Efficacy and safety of rituximab as maintenance therapy for relapsing granulomatosis with polyangiitis—a case series
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- Knight, A., Hallenberg, H. & Baecklund, E. Clin Rheumatol (2014) 33: 841. doi:10.1007/s10067-013-2351-y
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The objective of this work was to study the efficacy and safety of pre-emptive rituximab (RTX) in a series of patients with severe relapsing granulomatosis with polyangiitis (GPA). GPA is a systemic vasculitis with a high relapse rate despite successful remission induction. Drug toxicity with repeated induction treatments and long-standing immunosuppression poses a problem. Based on the findings in reports on RTX for rheumatoid arthritis, we treated patients with severe relapsing GPA with pre-emptive RTX, 1,000 mg 2 weeks apart every 6 months, aiming at achieving sustainable remission. All patients at one centre with relapsing GPA in spite of traditional maintenance treatment, who had received more than or equal to three cycles of RTX as regularly repeated pre-emptive maintenance therapy every 6 months, were included in this retrospective study. Information on disease manifestations and activity, treatments, lab parameters and adverse events was extracted from the medical files. Of the 12 included patients, all with a positive proteinase 3–anti-neutrophil cytoplasmic antibodies, generalised disease and a median disease duration of 35 months (21–270), 92 % (11/12) achieved sustainable remission during a median follow-up time of 32 months (range 21–111) from first RTX treatment. Concomitant immunosuppressants were reduced. Infections were the most common adverse events, but infections were an issue also before the start of RTX. RTX administered every 6 months seems to be an effective maintenance treatment in a population with severe, relapsing long-standing GPA. Granulomatous as well as vasculitic manifestations responded equally well. Infections are a problem in this patient group but no new safety problems were identified.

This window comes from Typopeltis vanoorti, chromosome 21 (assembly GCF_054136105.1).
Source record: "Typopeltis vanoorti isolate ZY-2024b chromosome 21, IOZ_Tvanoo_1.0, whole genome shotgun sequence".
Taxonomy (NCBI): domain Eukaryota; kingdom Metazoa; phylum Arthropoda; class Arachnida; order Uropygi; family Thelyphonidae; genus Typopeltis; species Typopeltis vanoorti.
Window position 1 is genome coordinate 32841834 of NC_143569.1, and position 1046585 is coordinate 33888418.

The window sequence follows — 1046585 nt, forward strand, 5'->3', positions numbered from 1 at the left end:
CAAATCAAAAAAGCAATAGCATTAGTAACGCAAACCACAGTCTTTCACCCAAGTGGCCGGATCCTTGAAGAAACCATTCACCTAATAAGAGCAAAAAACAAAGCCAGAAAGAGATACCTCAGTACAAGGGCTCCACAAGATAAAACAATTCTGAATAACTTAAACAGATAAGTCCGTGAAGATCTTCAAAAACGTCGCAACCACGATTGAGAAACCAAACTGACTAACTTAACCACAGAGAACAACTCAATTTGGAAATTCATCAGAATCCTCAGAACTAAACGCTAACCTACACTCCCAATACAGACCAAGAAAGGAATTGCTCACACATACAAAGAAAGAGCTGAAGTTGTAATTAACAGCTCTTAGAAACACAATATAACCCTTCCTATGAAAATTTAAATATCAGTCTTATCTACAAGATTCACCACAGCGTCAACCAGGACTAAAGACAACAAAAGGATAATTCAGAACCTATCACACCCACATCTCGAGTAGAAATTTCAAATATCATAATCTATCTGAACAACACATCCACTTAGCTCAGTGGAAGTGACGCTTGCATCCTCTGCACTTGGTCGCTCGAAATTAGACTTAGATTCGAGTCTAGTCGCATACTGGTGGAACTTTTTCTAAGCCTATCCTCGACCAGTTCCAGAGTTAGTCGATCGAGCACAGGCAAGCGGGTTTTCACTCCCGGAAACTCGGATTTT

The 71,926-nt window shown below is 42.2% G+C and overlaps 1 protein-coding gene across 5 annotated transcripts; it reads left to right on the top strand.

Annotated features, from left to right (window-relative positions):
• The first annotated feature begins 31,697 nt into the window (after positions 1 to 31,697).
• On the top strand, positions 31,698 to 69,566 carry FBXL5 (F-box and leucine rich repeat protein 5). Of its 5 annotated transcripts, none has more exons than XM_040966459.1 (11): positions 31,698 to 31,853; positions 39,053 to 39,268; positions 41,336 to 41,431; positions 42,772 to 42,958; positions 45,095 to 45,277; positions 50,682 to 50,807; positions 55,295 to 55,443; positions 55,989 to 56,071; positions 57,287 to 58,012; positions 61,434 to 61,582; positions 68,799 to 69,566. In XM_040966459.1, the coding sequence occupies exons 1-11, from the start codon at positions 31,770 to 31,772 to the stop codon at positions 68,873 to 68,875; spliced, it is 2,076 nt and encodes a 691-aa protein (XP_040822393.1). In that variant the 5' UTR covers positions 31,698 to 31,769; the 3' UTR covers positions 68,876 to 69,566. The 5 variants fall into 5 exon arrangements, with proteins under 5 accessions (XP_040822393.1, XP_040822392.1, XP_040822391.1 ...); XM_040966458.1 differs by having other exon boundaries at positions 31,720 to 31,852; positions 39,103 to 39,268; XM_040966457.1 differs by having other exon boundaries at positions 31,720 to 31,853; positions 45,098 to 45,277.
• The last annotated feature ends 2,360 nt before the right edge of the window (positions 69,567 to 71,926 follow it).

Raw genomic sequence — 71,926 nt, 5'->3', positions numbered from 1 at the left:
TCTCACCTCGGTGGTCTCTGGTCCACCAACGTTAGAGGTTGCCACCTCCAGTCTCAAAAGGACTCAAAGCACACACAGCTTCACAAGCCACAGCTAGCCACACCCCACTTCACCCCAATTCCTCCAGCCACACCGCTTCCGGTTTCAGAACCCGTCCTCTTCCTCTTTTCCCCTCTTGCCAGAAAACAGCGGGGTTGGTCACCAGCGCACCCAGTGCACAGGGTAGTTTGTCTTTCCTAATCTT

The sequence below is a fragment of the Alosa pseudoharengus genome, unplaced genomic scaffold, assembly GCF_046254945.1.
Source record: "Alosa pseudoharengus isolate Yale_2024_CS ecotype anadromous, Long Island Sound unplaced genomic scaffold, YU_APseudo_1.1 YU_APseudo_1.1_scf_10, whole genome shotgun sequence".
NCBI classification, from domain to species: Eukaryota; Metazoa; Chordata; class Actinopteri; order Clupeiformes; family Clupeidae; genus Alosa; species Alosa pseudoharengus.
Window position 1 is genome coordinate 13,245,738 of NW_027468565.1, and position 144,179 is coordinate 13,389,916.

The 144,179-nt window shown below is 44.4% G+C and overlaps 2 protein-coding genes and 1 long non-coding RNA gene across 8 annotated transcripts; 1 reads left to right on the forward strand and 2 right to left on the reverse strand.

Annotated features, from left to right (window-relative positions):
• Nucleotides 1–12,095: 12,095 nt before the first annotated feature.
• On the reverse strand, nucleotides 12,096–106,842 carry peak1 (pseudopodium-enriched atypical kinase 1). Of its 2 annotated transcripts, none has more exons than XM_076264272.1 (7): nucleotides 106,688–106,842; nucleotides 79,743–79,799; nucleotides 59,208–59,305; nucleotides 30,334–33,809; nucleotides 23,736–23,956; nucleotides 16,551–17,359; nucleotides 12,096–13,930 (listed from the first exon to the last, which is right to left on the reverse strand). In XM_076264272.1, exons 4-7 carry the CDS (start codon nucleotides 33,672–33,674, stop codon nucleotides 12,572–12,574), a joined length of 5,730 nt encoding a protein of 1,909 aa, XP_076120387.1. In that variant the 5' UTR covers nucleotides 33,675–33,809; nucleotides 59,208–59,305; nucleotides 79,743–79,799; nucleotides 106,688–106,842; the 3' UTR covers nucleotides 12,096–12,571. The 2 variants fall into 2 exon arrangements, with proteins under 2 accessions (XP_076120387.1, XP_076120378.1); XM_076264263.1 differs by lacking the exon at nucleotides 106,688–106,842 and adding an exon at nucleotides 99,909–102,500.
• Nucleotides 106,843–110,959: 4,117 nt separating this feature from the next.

KeywordsGranulomatosis with polyangiitis Infections Maintenance therapy Rituximab Safety
Granulomatosis with polyangiitis (GPA) is a systemic necrotizing vasculitis, typically engaging the upper airways, kidneys and lungs and often associated with circulating anti-neutrophil cytoplasmic antibodies (ANCA) directed against proteinase 3 (PR3). The well-established standard treatment for remission induction in GPA has been cyclophosphamide (CY), in combination with corticosteroids (CS) [1, 2]. This treatment regimen, introduced in the 1970s, has dramatically improved the outcome for GPA patients but with a risk of considerable side effects, including infections, sterility and bladder cancer . Maintenance treatment is usually given with methotrexate (MTX), azathioprine (AZA) or mycophenolate mofetil (MMF), but as at least 50 % of patients have one or several relapses, repeated induction treatment is often necessary with the risk of high cumulative doses of CY [4, 5].
Recently, rituximab (RTX) has been approved by the FDA and the European Medicines Agency (EMA) for induction treatment of GPA and microscopic polyangiitis (MPA) in combination with CS, using the lymphoma protocol of 375 mg/m2 once weekly for 4 weeks. However, the efficacy and safety of repeated RTX courses as maintenance treatment has not yet been established.
B lymphocytes play an important role in many autoimmune diseases, including GPA [6, 7, 8]. Induction therapy with RTX has reported successful remission of GPA in two randomised trials comparing CY and RTX [9, 10], but relapses after RTX-induced remission still occurred in a significant number of patients. A retrospective study of 59 patients with refractory GPA  described successful induction of remission, response or stabilisation of disease in 67 % of patients given two to three RTX treatments, but 33 % of patients were refractory to treatment and this failure to respond was mainly due to the persistence of granulomatous manifestations. Also, the relapse rate during a median follow-up time of 13.5 months was 44 %. Several other studies report successful remission induction with RTX also in previously refractory disease [12, 13, 14]. Two smaller retrospective studies have addressed RTX as maintenance therapy after achieving remission [15, 16], both reporting successful results with less frequent relapses. Just recently, two larger retrospective studies have been published reporting RTX as remission and/or maintenance therapy [17, 18]. Both these studies showed reduced relapse rate during ongoing RTX treatment and also prolonged remission after cessation of RTX. However, in these studies, different treatment regimens were employed, three of the studies included patients with a mixture of diagnoses within the concept of “anti-neutrophil cytoplasm antibody-associated vasculitides” [15, 16, 18], and one study included induction treatment as well as maintenance therapy . Two review articles on B cell depletion therapy for vasculitides have also recently been published [19, 20].